Frank W. Reiser
Department of Biology
Nassau Community College
Garden City, NY 11530
The American Natural History
W. T. Hornaday
I was young when my grandfather, Frank J. Reiser (1892 – 1960), first let me turn the pages of Hornaday’s Natural History of North America. The book was already a half-century old, yet was in almost-new condition. The book was a gift from his father, Frank W. Reiser (1865 – 1928), to his grandson, my father, Walter A. Reiser (1916 – 1963), as a present for his seventh Christmas. As I was too young to read, my grandfather read it to me. We spent many enjoyable evenings flipping through the book’s chapters while he read tails of wildlife and added personal embellishments to the pictures the book held between its covers. Gramps was a patient man. He not only endured my frequent interruptions with fanciful and occasionally animated wildlife enactments but often joined in with a few twists of his own, further reinforcing my imagined reality. Some families pass a religious tome down through succeeding generations. With ours, it is a book about animal ecology, Hornaday’s American Natural History. The book is now trustingly held by my son Noah A. Reiser (1997 –
Dedication hand-written on the front pasted endsheet of The American Natural History
A Related Anecdote
One childhood reading of Hornaday’s natural history book did not come to a good ending. It’s one of my earliest memories, so I cannot recall the species of beast my imagination conjured me into becoming. My mother was sitting at the kitchen table in conversation with my grandmother. With determined stealth, I crawled beneath the table and bit her ankle. What burned the incident as a memory into my developing mind was her response. She reached down and grabbed my shirt, dragged from beneath the table to the center of the kitchen floor, and began slapping the living daylights out of me. (This occurred during the mid-1940s, an era when corporal parenting was more en vogue.) Grandpa ran to the rescue. Protectively, he scooped me up — my mother claimed I continued snapping and snarling as he did — and explained to her I was deeply involved in imaginative play, and the nip was neither aggressive nor hostile. Now in hindsight, I consider the incident to have been my debut as a lifelong player of ecological roles.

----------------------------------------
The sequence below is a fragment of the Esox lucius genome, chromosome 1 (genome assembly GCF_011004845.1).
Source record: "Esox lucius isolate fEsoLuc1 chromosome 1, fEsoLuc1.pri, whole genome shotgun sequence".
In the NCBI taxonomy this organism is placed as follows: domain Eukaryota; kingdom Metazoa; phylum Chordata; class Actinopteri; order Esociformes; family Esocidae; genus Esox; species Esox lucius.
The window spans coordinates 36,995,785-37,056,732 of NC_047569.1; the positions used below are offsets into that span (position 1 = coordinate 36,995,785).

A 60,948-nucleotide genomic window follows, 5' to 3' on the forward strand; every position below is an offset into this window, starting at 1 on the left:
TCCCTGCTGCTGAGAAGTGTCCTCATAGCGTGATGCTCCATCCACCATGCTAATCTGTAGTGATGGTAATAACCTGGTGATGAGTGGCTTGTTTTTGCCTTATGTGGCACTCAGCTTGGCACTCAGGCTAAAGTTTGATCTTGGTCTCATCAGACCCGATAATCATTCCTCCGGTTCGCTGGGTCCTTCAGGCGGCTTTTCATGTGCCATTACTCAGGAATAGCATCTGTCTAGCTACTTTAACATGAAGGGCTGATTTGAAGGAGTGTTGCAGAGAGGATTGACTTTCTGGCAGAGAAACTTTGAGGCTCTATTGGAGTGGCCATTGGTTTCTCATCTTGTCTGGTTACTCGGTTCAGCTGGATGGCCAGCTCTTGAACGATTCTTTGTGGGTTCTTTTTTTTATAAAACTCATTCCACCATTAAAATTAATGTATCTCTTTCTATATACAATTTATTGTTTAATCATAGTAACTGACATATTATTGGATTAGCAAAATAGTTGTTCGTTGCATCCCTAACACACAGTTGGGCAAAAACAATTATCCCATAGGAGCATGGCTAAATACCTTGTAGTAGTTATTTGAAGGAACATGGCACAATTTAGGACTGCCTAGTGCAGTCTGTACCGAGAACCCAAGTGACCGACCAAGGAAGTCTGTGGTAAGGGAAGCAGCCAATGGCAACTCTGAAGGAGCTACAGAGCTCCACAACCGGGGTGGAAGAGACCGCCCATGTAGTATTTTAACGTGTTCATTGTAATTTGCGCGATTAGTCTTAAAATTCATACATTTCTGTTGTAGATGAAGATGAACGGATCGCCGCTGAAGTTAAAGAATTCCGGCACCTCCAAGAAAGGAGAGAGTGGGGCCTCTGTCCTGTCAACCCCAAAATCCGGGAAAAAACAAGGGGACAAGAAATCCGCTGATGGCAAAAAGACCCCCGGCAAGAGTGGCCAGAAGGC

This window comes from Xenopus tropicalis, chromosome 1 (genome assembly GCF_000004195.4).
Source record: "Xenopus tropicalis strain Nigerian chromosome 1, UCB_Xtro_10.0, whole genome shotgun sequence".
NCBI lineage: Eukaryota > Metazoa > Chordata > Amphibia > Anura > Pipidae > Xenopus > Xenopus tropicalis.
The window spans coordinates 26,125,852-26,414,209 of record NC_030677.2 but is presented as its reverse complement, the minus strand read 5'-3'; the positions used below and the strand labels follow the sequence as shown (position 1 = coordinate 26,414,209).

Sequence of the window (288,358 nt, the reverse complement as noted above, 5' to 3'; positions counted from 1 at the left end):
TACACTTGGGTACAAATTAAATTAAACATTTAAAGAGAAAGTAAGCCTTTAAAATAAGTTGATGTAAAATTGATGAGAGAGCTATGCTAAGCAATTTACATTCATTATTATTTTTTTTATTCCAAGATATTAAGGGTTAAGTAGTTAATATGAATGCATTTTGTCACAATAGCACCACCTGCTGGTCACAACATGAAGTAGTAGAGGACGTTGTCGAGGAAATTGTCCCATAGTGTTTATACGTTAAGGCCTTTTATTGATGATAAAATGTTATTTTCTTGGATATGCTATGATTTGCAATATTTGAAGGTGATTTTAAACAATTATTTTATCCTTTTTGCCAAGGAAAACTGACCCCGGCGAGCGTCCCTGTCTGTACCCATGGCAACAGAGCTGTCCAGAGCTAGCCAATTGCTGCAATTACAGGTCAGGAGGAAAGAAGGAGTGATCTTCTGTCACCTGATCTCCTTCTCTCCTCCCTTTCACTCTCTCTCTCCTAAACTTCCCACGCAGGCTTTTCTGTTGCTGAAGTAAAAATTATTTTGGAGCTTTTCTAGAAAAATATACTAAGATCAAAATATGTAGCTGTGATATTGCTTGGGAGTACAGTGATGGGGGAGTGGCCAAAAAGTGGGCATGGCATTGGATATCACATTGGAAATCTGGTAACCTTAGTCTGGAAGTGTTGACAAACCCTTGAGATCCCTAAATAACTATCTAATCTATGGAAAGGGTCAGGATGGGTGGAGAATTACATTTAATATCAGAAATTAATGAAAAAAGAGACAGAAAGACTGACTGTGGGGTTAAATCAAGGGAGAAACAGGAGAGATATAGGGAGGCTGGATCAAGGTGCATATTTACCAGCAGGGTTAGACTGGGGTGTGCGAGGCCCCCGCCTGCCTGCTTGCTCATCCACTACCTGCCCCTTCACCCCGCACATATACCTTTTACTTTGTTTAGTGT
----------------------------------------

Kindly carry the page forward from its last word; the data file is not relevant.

The Master of the Trail
Charles Rungius (1869 – 1959)
The original oil on canvas painting, titled Rocky Mountain Encounter, is available at the National Museum of Wildlife Art, 2820 Rungius Rd. Jackson Wyoming 83001.
A Picture Worthily Spawning the Animated Conversation of Children
The American Natural History, Hornaday, William Temple, Charles Scribner’s Sons, New York, 1904. p 109.
Following is a list of citations, most with links, referring to the author’s work in the science-related bucket-category Natural History. Email me if any links are not working or if you are interested in delving deeper into one of the topics.
NATURAL HISTORY PUBLICATIONS
Antique Microscope Slide Brings the Thrill of Discovery
https://online.ucpress.edu/abt/article/74/5/311/3251/An-Antique-Microscope-Slide-Brings-the-Thrill-of University of California Press (ucpress.edu
New York Must Address Mute Swan Problem
Newsday, Letters, Dec. 16, 2016
NATURE RELATED PRESS
NY Post: Poison Playground
Newsday: Playground Plants Poisonous https://search.proquest.com/newsday/docview/279628675/61E496671B754D1FPQ/2?accountid=6735
Newsday: Editorial supporting my environmental work.
New York Times: Mites Killing Bees
Newsday: Shu Swamp Preserve
Bleyer, Bill. In The Wake of Their Concerns, (boat wake erosion). Newsday, NY Oct. 9, 1992
Sovierno, Brienne. In Search of Wildthings, Massapequa Observer, NY. 04/02/1999
Antonison, Chris. Losing Ground – Shoreline Erosion at State Park, Masapequa Observer, NY 04/10/1998
Antonison, Chris. Ghost Nets on Jones Beach, Massapequa Observer, NY 02/27/09
Fagan, Dan. The Trees are Dying (Front Page), Newsday, 01/17/1995
I was a regular guest on the program On Long Island, Telecare, TV25, for five years and made appearances on various news broadcast on WNBC, News 12, News 55, and Fox 9, to discuss Long Island environmentally related topics.
Chasing News, Fox 9, Jan. 2017 https://www.youtube.com/watch?v=3yk3utiG_qs
(Details and links to be provided at a later time)